Lot 8
  • 8

ELIZABETH PEYTON | Heathrow (Keith), Dec. 1969

Estimate
150,000 - 200,000 GBP
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bidding is closed

Description

  • Elizabeth Peyton
  • Heathrow (Keith), Dec. 1969
  • signed, titled and dated 2004 on the reverse
  • oil on board
  • 35.5 by 28.5 cm. 14 by 11 1/4 in.

Provenance

Gavin Brown's Enterprise, New York Acquired from the above by David Teiger in 2004

Exhibited

New York, Gavin Brown's Enterprise, Elizabeth Peyton, April - May 2004

Literature

Anon., ‘Elizabeth Peyton’, Artforum, May 2004, p. 97, illustrated (detail) Matthew Higgs, et al., Elizabeth Peyton, New York 2005, p. 217, illustrated in colour

Catalogue Note

Since the early 1990s, Elizabeth Peyton’s subjects have encompassed historical personae, cultural icons and people known to the artist. Blurring the lines between lived experience, memory and imagination, her paintings employ a range of marks and gestures to convey her emotional responses to given subjects. Through the act of painting, present-day and recent events are often invested with a sense of longer historical time. Heathrow (Keith), Dec. 1969 shows Keith Richards returning to the UK following the Rolling Stones’ infamous concert at Altamont Speedway, California, on 6 December of that year, which had erupted into fatal violence.  

Based on news photographs, Peyton’s painting speaks dually of an individual life and an historical moment. It is a picture of Richards at a fleeting instant, and equally – in hindsight – a cultural watershed that perhaps symbolises the culmination of 1960s utopianism at the cusp of the postmodern era. Transferred into a spectrum of purple hues, the painting equally transcends its specific source to examine the interplay of public and private selves – the person who exists in the world versus the psychological interior. A combination of precise, hard-edged brushstrokes and fluid applications of tone vividly conveys the figure in rapid movement, alone in a crowd. Richards appears both a recognisable icon – followed and photographed – and an elusive being: his attention is averted, and his body and head are sharply delineated against the stream of activity around him, as if momentarily frozen and excised. He is flanked by the Rolling Stones’ Charlie Watts and backed by anonymous hangers-on, and yet his crystalline expression stands out against their fainter, impressionistic faces.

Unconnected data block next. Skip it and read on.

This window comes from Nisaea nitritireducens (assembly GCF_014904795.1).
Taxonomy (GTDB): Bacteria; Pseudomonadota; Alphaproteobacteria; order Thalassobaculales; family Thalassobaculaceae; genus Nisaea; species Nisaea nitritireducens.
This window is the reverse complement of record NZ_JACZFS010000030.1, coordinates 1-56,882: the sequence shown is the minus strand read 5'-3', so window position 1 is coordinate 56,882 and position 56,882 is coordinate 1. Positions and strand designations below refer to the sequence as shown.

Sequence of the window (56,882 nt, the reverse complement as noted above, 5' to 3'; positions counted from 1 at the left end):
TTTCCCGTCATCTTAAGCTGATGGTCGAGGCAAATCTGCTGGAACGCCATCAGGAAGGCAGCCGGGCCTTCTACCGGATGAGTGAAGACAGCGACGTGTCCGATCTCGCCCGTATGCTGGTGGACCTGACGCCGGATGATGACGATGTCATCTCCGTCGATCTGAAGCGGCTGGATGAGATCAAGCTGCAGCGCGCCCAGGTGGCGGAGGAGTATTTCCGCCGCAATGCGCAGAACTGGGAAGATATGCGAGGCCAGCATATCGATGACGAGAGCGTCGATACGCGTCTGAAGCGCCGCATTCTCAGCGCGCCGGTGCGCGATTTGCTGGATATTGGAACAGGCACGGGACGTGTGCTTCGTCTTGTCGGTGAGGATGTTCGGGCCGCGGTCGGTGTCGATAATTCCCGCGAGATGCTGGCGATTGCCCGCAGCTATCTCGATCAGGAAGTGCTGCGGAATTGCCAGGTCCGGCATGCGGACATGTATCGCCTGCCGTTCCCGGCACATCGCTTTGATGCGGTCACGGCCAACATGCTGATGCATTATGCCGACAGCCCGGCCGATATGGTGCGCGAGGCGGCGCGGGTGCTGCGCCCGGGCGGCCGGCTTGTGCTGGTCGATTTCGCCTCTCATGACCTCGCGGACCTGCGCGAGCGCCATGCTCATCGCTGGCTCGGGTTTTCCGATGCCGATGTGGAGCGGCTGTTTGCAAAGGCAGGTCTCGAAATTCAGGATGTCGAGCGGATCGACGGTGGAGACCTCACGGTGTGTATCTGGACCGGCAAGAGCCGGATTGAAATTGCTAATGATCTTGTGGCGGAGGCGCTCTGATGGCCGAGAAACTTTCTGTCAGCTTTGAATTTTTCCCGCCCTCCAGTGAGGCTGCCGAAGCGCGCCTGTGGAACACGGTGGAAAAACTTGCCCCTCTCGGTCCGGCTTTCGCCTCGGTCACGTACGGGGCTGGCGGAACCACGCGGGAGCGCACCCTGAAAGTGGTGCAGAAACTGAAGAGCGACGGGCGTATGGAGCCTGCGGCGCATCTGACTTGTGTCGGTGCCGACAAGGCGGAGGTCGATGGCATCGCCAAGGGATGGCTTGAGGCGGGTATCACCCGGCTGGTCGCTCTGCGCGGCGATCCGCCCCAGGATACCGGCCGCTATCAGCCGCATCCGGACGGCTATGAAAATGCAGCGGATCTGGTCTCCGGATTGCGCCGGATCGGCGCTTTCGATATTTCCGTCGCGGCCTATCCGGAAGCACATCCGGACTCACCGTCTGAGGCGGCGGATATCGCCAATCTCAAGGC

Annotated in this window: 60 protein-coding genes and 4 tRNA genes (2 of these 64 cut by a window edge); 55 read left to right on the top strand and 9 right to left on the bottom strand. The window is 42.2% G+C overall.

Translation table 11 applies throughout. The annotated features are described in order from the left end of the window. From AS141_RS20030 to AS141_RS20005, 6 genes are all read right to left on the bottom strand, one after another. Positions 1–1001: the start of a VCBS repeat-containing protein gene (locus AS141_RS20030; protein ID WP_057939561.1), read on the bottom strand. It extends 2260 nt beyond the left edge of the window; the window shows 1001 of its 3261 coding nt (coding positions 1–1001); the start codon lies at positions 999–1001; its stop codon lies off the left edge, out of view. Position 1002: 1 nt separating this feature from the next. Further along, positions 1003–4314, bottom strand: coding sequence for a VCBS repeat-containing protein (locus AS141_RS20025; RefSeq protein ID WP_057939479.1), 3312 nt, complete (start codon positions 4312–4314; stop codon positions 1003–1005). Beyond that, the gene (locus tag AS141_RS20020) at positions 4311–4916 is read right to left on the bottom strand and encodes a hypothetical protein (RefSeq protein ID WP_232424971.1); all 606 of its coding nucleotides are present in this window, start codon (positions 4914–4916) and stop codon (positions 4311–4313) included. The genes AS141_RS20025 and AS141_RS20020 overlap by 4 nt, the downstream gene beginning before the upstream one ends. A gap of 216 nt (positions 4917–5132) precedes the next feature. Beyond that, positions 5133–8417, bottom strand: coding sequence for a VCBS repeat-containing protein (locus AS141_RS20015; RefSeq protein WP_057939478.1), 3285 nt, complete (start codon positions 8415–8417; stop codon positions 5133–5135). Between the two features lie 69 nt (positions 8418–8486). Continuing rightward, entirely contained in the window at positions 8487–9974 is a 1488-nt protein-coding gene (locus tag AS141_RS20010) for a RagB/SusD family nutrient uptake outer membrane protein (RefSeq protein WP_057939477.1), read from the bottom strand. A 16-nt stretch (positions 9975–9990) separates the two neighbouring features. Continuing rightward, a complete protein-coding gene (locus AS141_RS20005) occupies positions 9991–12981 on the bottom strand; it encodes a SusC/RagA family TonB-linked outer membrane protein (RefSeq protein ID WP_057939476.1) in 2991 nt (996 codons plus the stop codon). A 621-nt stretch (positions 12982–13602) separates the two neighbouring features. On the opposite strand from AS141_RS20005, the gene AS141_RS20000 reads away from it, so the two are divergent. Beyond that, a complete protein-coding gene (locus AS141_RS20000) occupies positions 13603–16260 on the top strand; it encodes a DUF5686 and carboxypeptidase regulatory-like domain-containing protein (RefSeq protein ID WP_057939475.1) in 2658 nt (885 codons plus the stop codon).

Peyton’s intimate, almost sensual depiction of Richards in intense purple is therefore countered by a sense of his detachment. He is separated from the artist (and viewer) both by time and by his inscrutable reserve. The painting achieves an incongruous push-pull effect, both ‘capturing’ its subject and holding that subject at bay, in a way that is magnified by the use of a photographic source. Peyton’s reference to news photography indeed highlights the mediated quality of the image – we glimpse Richards through the combined filters of time, photography and painting; and yet the immediacy and fluency of her style also paradoxically dismantles those filters to evoke something of the flux of the present-tense.

 

By transforming a newspaper photograph into an artwork, Peyton moreover examines the status of fine art in a similar fashion to artists such as Richard Prince, whose appropriations of advertisements, and latterly Instagram posts, have forced a re-evaluation of the ‘aura’ traditionally associated with high art. As Matthew Higgs describes, Peyton’s interweaving of dichotomous forms sets into motion a “sense of aesthetic (and cultural) confusion” which echoes the work of the appropriation artists of the 1980s (Matthew Higgs, ‘Introduction’ in: Matthew Higgs Ed., Elizabeth Peyton, New York 2005, p. 15).

 

Just as Peyton’s work elevates traditionally low-brow images such as paparazzi photographs to achieve a kind of cultural levelling, there is something democratic about her upending of the traditional gendered dynamics of art history. The male subject is viewed here with an intensity and tenderness that inverts the paradigm of the ‘male gaze’ upon the female subject, and yet Peyton’s subject is not a passive cypher. Instead, the cool coloration and sharp linearity of the painting invest Richards with an autonomy and aloofness. He is witnessed in a moment of vulnerability following a harrowing experience. Two days earlier, the Stones had been playing at the celebrated Altamont Freeway, where the Hells Angels had been hired to provide security. Interactions between the audience and the Angels had already become violent by the time the Stones arrived onstage, and soon after their set began, a member of the audience – African-American teenager Meredith Hunter – attempted to run onto the stage. Having been beaten away, Hunter returned with a gun, at which point he was stabbed to death by one of the Angels directly in front of the stage. The media reaction to this event was vehement, with many commentators identifying it as the death of 1960s free-spirited innocence.

 

Peyton has described the impetus driving her practice as about capturing the poignancy or potential of a moment: “There are different moments that I’m interested in. But I think it is such an amazing moment when people realize what they are and what they can be, and they start putting themselves out into the world. I think you can see it in people when it’s happening. They look different” (Elizabeth Peyton in conversation with Jarvis Cocker in: Interview Magazine, 26 November 2008, online). Heathrow (Keith), Dec. 1969 duly shows Richards at a heightened and paradoxical moment public scrutiny and introspection, looking away as he is looked upon, and resisting scrutiny even as he is photographed and pursued. 

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